The /content subfolder is one of the folders you may want to locate outside of the main site folder. By locating it outside the main folder, you may find accessing content easier from a mobile device and you can exclude the other site elements from syncing to your mobile device.
You can then point Hugo to a location for your content files which is outside of your site’s directory by using the
contentDir setting in the Hugo configuration file.
Conventionally, when a site is generated, the files to be uploaded to the web host are placed in the /public subfolder.
The files in this subfolder have one purpose—to be uploaded. There is no need to synchronize these files to other locations or to include them as part of a backup process. And indeed, if your site is being regularly regenerated, it may be positively desirable to exclude these files from your synchronization and backup processes.
As with the /content folder, you can set a different output folder by a tweak to Hugo’s configuration file (this time setting the
publishDir to be a location outside the sync and backup folder).
I’ve been very unspecific in talking about a computer because you can choose anything that works for you.
Since the box is only required for one function—and that function doesn’t require huge amounts of computing grunt—you can choose anything you understand how to work and which feels comfortable to use. Of course, whatever you do choose must be able to run the sync service, have an FTP client available, and you must know how to set a scheduler to run the generation/upload tasks.
For what is needed, a cheap Windows box seems ideal. The great thing about Windows boxes is you can get them really cheaply. A refurbished name brand box can be acquired for under $100 (you can check prices on Amazon) and at this price, the options are plentiful—the machines are easy to acquire and easy to replace.
You don’t need huge power. You only require “good enough” performance, so a cheap machine should be ideal.
Further, scripting is straightforward in Widows (batch files are text files with a series command line commands). Running tasks on a timer is equally straightforward—the scheduler is built-in to Windows.
The most straightforward approach is to employ an FTP client that can be run from the command line. However, depending on your setup, you could adopt a different workflow.
For instance, instead of a conventional FTP client, you could use a client that mounts your website as a drive, so it looks like just another drive on your computer (in the same way that a thumb drive or other USB drive looks like just another drive). In this instance, the web connection is effectively permanent and the upload process is simply a matter of copying files from one folder (the local folder where your site is generated) to another folder (the folder representing your site on your web host).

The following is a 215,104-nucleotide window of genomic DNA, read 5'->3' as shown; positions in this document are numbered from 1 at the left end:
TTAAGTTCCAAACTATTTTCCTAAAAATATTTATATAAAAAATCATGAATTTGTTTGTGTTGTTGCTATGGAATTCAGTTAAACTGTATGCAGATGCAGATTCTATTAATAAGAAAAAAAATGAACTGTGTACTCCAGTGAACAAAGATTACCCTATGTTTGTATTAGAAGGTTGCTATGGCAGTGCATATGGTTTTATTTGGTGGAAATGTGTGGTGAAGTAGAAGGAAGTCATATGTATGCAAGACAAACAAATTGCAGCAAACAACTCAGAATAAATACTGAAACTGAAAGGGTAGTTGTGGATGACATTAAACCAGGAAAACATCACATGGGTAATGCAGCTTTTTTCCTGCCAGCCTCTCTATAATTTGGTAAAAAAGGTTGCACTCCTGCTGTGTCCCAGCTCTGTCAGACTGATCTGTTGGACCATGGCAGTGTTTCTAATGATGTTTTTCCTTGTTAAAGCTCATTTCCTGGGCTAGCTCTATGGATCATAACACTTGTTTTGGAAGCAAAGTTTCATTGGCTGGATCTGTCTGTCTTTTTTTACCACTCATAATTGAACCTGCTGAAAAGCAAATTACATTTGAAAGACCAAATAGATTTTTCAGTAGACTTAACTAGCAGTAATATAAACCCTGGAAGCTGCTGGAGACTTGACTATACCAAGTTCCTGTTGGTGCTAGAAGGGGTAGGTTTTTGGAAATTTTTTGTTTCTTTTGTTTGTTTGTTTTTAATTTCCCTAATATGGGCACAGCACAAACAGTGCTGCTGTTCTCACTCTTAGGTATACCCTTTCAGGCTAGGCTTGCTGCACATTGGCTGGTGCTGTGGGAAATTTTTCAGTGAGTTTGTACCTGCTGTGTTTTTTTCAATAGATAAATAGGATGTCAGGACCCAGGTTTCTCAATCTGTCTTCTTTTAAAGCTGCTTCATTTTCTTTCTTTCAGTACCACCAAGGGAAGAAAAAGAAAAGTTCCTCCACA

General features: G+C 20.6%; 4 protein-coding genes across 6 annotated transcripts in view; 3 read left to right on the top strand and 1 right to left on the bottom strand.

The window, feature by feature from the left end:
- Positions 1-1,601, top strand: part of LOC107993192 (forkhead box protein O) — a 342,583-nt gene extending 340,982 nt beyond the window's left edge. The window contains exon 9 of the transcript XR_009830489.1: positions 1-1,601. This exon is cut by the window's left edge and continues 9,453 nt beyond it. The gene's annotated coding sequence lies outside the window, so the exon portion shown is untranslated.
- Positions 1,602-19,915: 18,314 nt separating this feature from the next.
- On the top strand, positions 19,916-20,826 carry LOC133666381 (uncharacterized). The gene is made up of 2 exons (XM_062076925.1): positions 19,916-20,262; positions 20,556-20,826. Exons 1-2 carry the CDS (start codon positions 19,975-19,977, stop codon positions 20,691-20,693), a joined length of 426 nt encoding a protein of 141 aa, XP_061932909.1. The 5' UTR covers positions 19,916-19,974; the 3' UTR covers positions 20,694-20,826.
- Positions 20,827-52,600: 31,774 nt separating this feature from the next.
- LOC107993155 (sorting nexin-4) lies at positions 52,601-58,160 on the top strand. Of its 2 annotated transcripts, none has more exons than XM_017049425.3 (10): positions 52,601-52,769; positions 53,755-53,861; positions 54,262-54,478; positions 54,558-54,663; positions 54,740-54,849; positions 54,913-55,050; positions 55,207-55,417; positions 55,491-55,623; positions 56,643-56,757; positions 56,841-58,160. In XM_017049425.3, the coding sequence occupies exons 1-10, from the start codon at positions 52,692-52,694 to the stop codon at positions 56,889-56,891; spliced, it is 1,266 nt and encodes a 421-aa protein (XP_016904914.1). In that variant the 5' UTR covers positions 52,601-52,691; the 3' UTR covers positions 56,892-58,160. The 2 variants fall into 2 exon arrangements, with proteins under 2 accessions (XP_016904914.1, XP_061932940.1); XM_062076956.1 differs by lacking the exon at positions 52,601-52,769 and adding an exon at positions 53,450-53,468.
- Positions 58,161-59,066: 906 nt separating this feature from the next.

There are, of course, other options and other approaches. For instance, instead of running the cheap computer 24/7, you could simply use it as a backup while you’re away from home or if you want to make timed posts.
If you understand these things and have the smarts to do it, then you could run this setup on an online service.
These timed processes could also be set to run on a regular computer—there’s no requirement to acquire a dedicated box, and using your regular machine is even cheaper than a refurbished Windows machine. The only difference would be that you would need to leave your machine running if you wanted to have the facility to post while you were away from your desk.
Also, if you’re prepared to limit your choice of web hosts, some will work in conjunction with services such as Github and will generate a site from your most recently committed files. Provided you can remotely post to Github (or wherever) and you’re happy with one of the limited choices of webhosts, then this option could work well. It’s not for me, but it might work for you.
One other advantage that content management systems have over static site generators is the facility to have multiple users—several individuals working on content and publishing simultaneously.
Having a shared sync folder and a separate server goes a long way to addressing that issue. It may not be as pretty as a full-blown content management system, but functionally, it allows several people to simultaneously publish content.
The sync service handles the sharing of files—and gets the files onto the computer—and then the regeneration/upload would happen with the computer.
So is this the answer? Is this the way to achieve parity between static site generators and content management systems?
But whether this solution could be right for you is mostly a matter of how much you need remote access. If you can live with only generating a static site from a desktop or laptop machine and then manually clicking the upload button, then I’d ignore this process. But if you want to run a static site when you’re away from your usual base, think about this option.